Tuesday, March 08, 2016

Verizon fined for misuse of "super-cookies" that violate net neutrality transparency rules

The FCC has fined Verizon $1.35 for implementing “super cookie” tracking outside of the legal practice of “opt-in”.  The Verge has a story by Jacob Kastrenakes.

The super-cookie could supersede normal cookie deletion and “do not track” settings.  An advertising company called “Turn”  had developed a way to “repawn” traditional cookies.

Jon Brodkin writes in Ars Technica that the super-cookies violated net neutrality transparency rules  . Andrea Peterson has a story in the Washington Post, p. A15, here.

The technology could conceivably create a security hazard and allow people to be stalked.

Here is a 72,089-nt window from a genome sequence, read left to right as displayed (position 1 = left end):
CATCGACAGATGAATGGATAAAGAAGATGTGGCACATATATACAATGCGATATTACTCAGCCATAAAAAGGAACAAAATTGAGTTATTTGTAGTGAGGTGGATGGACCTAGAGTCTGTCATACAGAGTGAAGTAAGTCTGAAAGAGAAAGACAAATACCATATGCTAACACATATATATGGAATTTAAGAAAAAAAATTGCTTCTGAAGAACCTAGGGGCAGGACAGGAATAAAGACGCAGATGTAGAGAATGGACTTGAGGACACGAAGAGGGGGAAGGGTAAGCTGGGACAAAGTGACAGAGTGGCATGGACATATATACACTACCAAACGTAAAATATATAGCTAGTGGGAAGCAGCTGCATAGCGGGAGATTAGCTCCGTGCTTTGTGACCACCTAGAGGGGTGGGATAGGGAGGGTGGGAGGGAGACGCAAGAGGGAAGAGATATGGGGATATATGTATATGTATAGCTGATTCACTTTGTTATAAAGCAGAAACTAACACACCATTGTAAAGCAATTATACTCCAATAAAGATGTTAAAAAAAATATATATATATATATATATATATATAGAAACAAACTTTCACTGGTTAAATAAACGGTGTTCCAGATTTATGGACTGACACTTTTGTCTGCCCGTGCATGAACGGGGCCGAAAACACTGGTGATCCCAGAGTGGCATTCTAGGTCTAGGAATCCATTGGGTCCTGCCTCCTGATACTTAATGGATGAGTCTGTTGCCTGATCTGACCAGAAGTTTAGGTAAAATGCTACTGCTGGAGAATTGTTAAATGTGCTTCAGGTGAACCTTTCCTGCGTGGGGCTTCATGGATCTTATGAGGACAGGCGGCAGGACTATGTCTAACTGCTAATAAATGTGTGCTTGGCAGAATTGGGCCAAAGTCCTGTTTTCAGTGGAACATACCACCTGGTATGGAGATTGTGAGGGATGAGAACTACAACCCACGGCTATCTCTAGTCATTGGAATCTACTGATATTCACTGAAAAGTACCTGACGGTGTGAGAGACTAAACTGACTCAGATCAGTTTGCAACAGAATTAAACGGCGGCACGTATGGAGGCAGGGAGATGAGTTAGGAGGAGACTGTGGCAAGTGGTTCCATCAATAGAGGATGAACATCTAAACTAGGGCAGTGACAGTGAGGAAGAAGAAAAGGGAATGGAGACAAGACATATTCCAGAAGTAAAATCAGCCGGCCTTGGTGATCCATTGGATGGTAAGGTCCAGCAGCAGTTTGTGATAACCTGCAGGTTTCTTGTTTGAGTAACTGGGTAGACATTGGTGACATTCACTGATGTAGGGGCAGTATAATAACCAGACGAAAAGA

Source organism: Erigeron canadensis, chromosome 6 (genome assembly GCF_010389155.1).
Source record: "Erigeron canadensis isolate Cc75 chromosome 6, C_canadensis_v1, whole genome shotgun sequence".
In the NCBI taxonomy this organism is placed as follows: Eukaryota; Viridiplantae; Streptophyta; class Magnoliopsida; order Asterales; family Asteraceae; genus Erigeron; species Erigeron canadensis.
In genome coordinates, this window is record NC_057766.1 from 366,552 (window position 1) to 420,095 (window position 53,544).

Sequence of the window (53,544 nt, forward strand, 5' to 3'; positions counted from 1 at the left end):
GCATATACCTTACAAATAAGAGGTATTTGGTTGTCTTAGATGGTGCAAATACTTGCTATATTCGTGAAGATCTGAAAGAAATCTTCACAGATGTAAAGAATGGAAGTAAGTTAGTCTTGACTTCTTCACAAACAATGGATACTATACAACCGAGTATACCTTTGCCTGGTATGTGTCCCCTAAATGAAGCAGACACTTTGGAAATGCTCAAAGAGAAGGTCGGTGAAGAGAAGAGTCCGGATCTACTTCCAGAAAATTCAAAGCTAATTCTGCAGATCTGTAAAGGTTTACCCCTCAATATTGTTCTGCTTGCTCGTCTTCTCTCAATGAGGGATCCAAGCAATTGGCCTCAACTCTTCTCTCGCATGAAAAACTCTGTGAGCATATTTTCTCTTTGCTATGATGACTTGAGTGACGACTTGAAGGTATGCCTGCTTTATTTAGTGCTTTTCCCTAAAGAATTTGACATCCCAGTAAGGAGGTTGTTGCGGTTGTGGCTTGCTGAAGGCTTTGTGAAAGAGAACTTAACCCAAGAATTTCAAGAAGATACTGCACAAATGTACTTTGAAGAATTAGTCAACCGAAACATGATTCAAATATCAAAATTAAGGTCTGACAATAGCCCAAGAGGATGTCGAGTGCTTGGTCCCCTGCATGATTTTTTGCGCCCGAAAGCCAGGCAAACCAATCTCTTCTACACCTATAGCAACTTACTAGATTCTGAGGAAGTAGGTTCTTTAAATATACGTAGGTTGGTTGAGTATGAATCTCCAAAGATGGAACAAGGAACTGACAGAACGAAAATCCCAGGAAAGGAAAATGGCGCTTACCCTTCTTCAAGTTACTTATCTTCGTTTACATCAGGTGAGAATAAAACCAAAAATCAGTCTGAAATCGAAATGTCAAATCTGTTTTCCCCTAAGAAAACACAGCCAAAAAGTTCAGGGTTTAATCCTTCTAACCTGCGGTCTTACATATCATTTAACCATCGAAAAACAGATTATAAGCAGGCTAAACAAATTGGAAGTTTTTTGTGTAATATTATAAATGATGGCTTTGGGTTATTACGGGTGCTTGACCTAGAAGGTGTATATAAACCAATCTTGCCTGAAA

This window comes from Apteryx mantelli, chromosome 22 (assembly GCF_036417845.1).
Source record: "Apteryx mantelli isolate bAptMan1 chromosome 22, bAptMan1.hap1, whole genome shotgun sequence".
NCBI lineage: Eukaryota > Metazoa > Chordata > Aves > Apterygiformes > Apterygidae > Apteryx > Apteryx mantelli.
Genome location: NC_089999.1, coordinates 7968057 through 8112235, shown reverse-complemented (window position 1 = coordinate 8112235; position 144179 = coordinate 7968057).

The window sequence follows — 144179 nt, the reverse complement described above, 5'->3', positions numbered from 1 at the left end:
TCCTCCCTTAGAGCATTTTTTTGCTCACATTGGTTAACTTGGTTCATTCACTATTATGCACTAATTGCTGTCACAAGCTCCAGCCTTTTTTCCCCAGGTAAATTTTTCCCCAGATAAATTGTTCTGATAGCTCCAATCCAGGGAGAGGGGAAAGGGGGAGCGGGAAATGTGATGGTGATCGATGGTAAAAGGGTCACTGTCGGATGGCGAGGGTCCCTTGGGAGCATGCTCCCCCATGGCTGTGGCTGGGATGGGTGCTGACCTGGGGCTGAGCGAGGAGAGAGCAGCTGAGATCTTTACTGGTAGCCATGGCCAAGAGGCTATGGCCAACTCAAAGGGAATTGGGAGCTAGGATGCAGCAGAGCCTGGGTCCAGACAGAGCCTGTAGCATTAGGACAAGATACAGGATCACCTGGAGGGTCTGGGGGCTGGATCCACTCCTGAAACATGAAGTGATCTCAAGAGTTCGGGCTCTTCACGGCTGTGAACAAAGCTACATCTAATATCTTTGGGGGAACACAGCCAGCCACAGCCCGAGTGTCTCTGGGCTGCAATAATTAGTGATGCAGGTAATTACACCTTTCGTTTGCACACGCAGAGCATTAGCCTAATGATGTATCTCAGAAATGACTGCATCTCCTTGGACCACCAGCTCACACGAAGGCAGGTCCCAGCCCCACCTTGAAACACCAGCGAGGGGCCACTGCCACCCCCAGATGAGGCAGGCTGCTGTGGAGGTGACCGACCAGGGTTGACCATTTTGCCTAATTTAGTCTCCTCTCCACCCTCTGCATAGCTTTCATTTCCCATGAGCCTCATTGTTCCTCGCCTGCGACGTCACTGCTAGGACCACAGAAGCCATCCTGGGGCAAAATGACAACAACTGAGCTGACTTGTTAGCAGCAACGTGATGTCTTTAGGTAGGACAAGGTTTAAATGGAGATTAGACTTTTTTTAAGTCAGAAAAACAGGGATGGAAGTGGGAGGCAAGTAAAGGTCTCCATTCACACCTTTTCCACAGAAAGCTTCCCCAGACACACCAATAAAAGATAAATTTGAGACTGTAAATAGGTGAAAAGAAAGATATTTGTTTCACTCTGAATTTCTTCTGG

The issue is a bit disturbing because Verizon hotspots are particularly useful when traveling, or when normal cable is down.  I have been having some trouble accessing Google products efficiently with Xfinity lately and sometimes use the Verizon hotspot on my iPhone instead.  It seems that the connection is better when logged on to Xfinity for streaming services, and I’m not sure if this finding would be completely compliant with net neutrality rules now.

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